Another issue people have is the effect it will have on young girls. The problems may be that girls may see these videos and subconsciously take in the messages that it is ‘cool’ or something to aspire to to behave in a promiscuous manner, or to purposefully look a certain way, possibly to dress in revealing clothing. For an adult woman (I personally think) it is entirely her choice if she wants to wear such clothes or act in this way, but I don’t think girls should be exposed to such things so early on, before they actually understand what they are doing and all the connotations attached to it. The BBC did a survey of 1500 parents and found that ‘Most (75%) of parents with daughters said very sexual pop acts were teaching girls they would be “judged on their looks, not their achievements or personality”.’ So it is a worry for parents, especially as music videos don’t currently use an age-rating system, and so children frequently watch them on YouTube and other places online. They are also shown on music channels on television, which have been criticised a lot recently for showing ‘inappropriate material before the 9PM watershed’. There is a possible counter argument to this though in that it teaches girls not to be repressed , socially or sexually. Some people (especially ‘sex-positive feminists) would say there is no problem in anyone being free and confident in their sexuality. They may also argue that girls can’t be encouraged to act and wear ‘inappropriate’ clothing, because they don’t feel any is inappropriate. They would say there is nothing wrong with a girl showing off her body, it is usually men or repressed women who have the problem with this.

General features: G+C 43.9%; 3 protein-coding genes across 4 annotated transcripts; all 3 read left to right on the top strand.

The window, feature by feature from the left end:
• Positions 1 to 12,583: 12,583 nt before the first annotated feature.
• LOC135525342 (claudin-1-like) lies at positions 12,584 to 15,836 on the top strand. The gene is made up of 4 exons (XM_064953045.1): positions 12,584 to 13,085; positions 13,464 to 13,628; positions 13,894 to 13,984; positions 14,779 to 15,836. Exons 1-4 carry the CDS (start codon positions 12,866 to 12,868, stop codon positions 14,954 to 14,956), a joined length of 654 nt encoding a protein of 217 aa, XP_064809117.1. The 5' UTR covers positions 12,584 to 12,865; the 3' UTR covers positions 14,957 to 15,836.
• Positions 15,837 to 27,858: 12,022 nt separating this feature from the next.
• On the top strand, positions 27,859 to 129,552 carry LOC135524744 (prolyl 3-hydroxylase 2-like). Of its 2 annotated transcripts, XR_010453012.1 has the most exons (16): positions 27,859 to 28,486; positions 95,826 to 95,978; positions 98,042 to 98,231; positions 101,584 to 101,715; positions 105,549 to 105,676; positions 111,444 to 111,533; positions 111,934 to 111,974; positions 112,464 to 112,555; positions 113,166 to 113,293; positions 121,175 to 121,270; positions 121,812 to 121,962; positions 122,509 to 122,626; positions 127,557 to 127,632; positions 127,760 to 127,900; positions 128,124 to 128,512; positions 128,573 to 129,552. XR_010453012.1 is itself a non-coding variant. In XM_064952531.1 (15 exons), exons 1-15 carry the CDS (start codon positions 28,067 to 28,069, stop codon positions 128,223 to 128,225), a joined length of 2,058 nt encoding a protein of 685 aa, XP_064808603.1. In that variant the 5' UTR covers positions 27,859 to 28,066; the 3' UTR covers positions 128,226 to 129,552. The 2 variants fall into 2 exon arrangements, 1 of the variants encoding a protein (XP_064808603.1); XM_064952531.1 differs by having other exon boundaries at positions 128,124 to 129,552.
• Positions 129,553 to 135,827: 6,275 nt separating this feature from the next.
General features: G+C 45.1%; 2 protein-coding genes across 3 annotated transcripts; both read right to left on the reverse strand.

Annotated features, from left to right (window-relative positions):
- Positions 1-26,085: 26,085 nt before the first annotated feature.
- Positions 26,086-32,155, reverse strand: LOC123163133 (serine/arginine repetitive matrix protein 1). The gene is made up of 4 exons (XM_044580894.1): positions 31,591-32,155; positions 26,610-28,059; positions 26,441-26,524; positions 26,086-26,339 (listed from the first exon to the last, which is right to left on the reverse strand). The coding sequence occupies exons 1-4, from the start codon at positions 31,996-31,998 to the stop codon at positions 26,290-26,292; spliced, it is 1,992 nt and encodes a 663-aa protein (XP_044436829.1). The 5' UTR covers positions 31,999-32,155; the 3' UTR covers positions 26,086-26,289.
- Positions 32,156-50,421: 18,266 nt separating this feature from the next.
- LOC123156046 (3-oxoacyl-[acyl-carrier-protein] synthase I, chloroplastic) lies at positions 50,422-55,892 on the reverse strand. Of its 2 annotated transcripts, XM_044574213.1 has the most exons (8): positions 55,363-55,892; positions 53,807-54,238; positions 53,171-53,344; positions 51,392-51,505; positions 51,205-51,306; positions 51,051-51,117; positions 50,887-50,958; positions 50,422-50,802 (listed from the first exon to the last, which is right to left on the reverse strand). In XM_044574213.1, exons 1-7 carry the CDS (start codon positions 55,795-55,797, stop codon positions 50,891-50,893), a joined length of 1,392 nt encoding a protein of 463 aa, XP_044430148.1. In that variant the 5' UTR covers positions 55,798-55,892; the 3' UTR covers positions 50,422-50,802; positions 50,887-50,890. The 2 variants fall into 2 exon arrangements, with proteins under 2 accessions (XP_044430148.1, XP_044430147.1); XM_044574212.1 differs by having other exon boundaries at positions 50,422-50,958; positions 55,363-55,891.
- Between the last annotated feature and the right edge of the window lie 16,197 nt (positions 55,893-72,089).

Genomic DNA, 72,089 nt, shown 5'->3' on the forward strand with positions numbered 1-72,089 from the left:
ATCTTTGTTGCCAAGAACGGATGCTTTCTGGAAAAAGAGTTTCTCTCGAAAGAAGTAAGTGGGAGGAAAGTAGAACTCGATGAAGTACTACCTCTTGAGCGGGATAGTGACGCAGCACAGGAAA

The next problem to consider is that some people feel that certain artists simply promote their sexual image to make up for a lack of talent. It is a common saying in the business world that ‘sex sells’. But the music industry should be about talent and creativity, not who can ‘pimp themselves out’ the most. Anna Webster in her essay ‘Living in a Sexualised Society’ wrote ‘It is clear by watching various music channels that the female artists whom young girls are encouraged to look up to rely heavily on their sexiness, raunchy costumes and suggestive dance routines to attract attention and most importantly to sell records.’ So clearly she thinks this is both a cheap and immoral business move. A simple money making scheme that damages society. She also again touches on the point that young girls look up to these people and so they have a responsibility to be good role models, but often aren’t.